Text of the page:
Splitting polynomials and fields: Definitions and motivation

Let F be any field, and f be a monic polynomial of degree n in F[X]. This polynomial is said to split in F if it factors completely, i.e., factors as a product of n linear factors x-ri. The ri are then the roots of f, that is, the solutions of the equation f(x)=0. If K is some extension of F, we likewise say f splits in K if can be written as a product (x-r1)(x-r2)...(x-rn) of n linear factors in K[X]. Clearly f then splits also in F(r1,r2,...,rn), the subfield of K generated by the roots. We say that K is a splitting field of f over F if f splits in K and K=F(r1,r2,...,rn).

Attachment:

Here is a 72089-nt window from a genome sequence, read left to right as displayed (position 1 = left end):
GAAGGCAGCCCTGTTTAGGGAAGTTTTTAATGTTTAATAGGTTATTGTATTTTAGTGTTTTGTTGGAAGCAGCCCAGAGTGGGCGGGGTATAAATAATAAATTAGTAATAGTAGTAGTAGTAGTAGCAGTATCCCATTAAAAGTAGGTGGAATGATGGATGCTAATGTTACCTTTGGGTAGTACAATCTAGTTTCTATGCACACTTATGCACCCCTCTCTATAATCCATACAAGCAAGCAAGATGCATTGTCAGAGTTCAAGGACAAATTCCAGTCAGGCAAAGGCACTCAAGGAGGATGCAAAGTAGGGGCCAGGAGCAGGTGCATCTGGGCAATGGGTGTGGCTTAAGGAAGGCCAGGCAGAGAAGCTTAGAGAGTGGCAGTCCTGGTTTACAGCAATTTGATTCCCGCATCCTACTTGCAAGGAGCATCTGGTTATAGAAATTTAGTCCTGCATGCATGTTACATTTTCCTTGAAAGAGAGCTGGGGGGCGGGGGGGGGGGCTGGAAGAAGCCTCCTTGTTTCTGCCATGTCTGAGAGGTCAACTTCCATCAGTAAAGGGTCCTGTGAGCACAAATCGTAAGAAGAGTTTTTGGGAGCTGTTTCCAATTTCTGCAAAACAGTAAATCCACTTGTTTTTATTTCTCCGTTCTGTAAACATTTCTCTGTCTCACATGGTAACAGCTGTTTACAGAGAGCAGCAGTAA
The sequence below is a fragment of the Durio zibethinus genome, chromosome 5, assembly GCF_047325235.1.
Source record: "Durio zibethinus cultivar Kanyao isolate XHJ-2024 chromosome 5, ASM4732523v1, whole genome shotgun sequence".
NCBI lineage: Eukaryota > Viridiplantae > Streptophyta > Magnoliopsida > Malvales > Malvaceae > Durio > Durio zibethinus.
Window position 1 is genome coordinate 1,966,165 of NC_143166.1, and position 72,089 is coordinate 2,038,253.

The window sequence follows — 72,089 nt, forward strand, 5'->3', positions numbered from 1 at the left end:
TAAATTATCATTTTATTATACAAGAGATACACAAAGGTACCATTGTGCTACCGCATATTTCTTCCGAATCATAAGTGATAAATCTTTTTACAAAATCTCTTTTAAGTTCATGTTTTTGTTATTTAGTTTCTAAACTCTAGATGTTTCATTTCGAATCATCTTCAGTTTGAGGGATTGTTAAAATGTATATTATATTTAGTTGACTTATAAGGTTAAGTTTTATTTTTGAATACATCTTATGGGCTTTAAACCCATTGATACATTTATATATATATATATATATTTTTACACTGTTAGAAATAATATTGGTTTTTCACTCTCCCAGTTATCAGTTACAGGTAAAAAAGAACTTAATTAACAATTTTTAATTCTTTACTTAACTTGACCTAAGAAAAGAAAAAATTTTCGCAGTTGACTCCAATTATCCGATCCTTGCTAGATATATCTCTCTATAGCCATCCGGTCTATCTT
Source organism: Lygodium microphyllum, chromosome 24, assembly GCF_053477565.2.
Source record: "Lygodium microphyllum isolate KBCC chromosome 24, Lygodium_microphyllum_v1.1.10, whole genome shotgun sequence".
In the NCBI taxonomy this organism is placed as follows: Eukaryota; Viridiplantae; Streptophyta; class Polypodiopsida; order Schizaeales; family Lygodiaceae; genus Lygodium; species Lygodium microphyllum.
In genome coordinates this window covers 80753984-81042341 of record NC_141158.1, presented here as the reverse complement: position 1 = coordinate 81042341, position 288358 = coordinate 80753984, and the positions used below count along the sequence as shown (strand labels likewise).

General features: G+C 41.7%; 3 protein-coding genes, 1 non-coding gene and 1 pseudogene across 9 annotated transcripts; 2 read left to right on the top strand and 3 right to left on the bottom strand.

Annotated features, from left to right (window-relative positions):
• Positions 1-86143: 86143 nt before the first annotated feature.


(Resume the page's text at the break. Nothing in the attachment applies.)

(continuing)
We shall show that every polynomial has a splitting field K, which is unique up to automorphisms. When the polynomial is separable, the automorphisms of K that act trivially on F (a.k.a.  the ``automorphisms of K/F'') will constitute the Galois group Gal(K/F) of K over F.

Galois himself didn't have to worry about the construction of splitting fields, because he worked in a context in which F is either contained in an algebraically closed field (namely C), or F is finite, in which case we shall see that F(r1) is already a splitting field because the other roots are rq, rq2, rq3, ..., rqn-1, where q=|F|. In general we can construct a splitting field by adjoining roots one at a time, but then we have to prove that the resulting field does not depend on the order in which we adjoined the roots.